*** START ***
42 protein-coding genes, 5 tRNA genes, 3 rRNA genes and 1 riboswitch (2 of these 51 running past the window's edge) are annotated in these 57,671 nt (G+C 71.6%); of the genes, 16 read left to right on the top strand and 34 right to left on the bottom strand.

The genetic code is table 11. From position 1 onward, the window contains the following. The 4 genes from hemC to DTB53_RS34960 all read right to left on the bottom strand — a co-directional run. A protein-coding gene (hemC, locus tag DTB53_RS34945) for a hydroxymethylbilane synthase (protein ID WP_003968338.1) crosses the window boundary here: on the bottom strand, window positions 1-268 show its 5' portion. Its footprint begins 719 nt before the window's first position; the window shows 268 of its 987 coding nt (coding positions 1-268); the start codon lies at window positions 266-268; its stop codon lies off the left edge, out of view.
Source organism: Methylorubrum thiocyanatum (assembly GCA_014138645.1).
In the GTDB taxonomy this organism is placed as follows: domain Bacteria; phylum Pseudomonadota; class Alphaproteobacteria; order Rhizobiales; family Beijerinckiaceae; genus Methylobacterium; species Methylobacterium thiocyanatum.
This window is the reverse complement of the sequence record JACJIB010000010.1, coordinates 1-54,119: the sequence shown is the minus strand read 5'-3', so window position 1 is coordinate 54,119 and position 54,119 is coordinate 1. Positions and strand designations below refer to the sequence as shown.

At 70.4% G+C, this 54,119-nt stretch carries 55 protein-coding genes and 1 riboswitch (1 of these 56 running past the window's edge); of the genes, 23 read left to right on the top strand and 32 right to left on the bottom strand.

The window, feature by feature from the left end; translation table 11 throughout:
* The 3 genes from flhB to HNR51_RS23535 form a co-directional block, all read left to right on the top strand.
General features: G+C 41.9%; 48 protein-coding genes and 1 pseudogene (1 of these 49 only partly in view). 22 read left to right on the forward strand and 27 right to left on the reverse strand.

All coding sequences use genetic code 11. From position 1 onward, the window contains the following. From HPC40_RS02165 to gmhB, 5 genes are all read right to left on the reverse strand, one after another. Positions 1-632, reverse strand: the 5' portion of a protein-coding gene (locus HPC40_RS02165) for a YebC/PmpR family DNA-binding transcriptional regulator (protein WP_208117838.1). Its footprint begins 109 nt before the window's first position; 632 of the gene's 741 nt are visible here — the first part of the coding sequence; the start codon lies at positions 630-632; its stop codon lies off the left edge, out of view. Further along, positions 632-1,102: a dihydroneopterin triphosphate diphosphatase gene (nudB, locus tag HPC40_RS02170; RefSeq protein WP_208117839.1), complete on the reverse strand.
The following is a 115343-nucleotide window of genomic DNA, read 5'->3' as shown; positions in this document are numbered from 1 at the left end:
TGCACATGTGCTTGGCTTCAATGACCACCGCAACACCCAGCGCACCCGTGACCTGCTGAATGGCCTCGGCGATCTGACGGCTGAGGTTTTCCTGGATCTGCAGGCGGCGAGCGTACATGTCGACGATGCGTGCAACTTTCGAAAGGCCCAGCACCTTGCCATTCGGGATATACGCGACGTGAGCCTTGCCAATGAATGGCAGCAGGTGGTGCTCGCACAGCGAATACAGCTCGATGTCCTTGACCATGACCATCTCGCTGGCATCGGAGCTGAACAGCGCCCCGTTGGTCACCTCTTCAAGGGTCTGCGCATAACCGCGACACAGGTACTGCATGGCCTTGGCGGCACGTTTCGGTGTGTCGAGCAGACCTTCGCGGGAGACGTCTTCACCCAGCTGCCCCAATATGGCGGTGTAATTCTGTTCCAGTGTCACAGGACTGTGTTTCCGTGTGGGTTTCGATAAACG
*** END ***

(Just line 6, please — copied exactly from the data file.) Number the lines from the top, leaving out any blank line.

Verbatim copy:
At 70.4% G+C, this 54,119-nt stretch carries 55 protein-coding genes and 1 riboswitch (1 of these 56 running past the window's edge); of the genes, 23 read left to right on the top strand and 32 right to left on the bottom strand.